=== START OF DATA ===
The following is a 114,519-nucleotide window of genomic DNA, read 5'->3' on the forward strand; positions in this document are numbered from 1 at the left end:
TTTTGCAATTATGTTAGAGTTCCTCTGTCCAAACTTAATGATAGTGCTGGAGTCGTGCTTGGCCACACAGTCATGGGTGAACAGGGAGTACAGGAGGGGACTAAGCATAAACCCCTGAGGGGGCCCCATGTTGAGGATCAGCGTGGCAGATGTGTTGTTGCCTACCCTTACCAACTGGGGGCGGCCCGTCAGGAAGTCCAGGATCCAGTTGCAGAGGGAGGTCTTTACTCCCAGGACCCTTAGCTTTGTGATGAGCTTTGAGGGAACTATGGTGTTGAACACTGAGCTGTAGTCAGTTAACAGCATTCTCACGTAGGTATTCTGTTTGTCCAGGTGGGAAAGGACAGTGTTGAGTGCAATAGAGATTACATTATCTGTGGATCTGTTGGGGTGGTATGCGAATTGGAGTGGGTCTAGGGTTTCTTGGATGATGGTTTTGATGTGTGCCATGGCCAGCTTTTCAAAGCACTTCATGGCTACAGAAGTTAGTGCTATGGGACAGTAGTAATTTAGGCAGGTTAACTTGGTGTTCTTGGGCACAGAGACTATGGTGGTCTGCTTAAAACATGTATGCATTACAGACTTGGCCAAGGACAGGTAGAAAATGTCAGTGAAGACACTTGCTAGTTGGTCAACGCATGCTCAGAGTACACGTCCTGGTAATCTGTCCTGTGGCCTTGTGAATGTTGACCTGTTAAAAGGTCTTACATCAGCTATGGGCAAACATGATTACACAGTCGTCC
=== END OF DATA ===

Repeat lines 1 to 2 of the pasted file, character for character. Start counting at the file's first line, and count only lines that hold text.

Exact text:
The following is a 114,519-nucleotide window of genomic DNA, read 5'->3' on the forward strand; positions in this document are numbered from 1 at the left end:
TTTTGCAATTATGTTAGAGTTCCTCTGTCCAAACTTAATGATAGTGCTGGAGTCGTGCTTGGCCACACAGTCATGGGTGAACAGGGAGTACAGGAGGGGACTAAGCATAAACCCCTGAGGGGGCCCCATGTTGAGGATCAGCGTGGCAGATGTGTTGTTGCCTACCCTTACCAACTGGGGGCGGCCCGTCAGGAAGTCCAGGATCCAGTTGCAGAGGGAGGTCTTTACTCCCAGGACCCTTAGCTTTGTGATGAGCTTTGAGGGAACTATGGTGTTGAACACTGAGCTGTAGTCAGTTAACAGCATTCTCACGTAGGTATTCTGTTTGTCCAGGTGGGAAAGGACAGTGTTGAGTGCAATAGAGATTACATTATCTGTGGATCTGTTGGGGTGGTATGCGAATTGGAGTGGGTCTAGGGTTTCTTGGATGATGGTTTTGATGTGTGCCATGGCCAGCTTTTCAAAGCACTTCATGGCTACAGAAGTTAGTGCTATGGGACAGTAGTAATTTAGGCAGGTTAACTTGGTGTTCTTGGGCACAGAGACTATGGTGGTCTGCTTAAAACATGTATGCATTACAGACTTGGCCAAGGACAGGTAGAAAATGTCAGTGAAGACACTTGCTAGTTGGTCAACGCATGCTCAGAGTACACGTCCTGGTAATCTGTCCTGTGGCCTTGTGAATGTTGACCTGTTAAAAGGTCTTACATCAGCTATGGGCAAACATGATTACACAGTCGTCC